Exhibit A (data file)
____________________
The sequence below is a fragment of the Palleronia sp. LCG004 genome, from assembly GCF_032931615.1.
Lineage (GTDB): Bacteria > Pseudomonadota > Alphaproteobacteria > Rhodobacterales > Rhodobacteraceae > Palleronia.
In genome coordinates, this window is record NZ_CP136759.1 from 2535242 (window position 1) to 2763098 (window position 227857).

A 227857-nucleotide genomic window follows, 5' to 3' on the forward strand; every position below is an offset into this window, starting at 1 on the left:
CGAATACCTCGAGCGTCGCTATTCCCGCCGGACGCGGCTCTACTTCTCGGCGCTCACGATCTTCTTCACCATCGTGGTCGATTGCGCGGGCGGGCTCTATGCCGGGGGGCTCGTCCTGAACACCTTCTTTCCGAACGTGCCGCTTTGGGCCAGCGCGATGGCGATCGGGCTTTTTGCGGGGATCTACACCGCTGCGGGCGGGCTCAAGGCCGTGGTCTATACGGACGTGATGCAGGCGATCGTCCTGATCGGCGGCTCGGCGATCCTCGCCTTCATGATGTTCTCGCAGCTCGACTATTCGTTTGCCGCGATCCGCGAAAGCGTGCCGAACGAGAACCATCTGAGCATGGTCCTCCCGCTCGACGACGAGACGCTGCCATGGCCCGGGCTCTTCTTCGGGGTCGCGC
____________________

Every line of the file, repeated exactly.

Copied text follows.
The sequence below is a fragment of the Palleronia sp. LCG004 genome, from assembly GCF_032931615.1.
Lineage (GTDB): Bacteria > Pseudomonadota > Alphaproteobacteria > Rhodobacterales > Rhodobacteraceae > Palleronia.
In genome coordinates, this window is record NZ_CP136759.1 from 2535242 (window position 1) to 2763098 (window position 227857).

A 227857-nucleotide genomic window follows, 5' to 3' on the forward strand; every position below is an offset into this window, starting at 1 on the left:
CGAATACCTCGAGCGTCGCTATTCCCGCCGGACGCGGCTCTACTTCTCGGCGCTCACGATCTTCTTCACCATCGTGGTCGATTGCGCGGGCGGGCTCTATGCCGGGGGGCTCGTCCTGAACACCTTCTTTCCGAACGTGCCGCTTTGGGCCAGCGCGATGGCGATCGGGCTTTTTGCGGGGATCTACACCGCTGCGGGCGGGCTCAAGGCCGTGGTCTATACGGACGTGATGCAGGCGATCGTCCTGATCGGCGGCTCGGCGATCCTCGCCTTCATGATGTTCTCGCAGCTCGACTATTCGTTTGCCGCGATCCGCGAAAGCGTGCCGAACGAGAACCATCTGAGCATGGTCCTCCCGCTCGACGACGAGACGCTGCCATGGCCCGGGCTCTTCTTCGGGGTCGCGC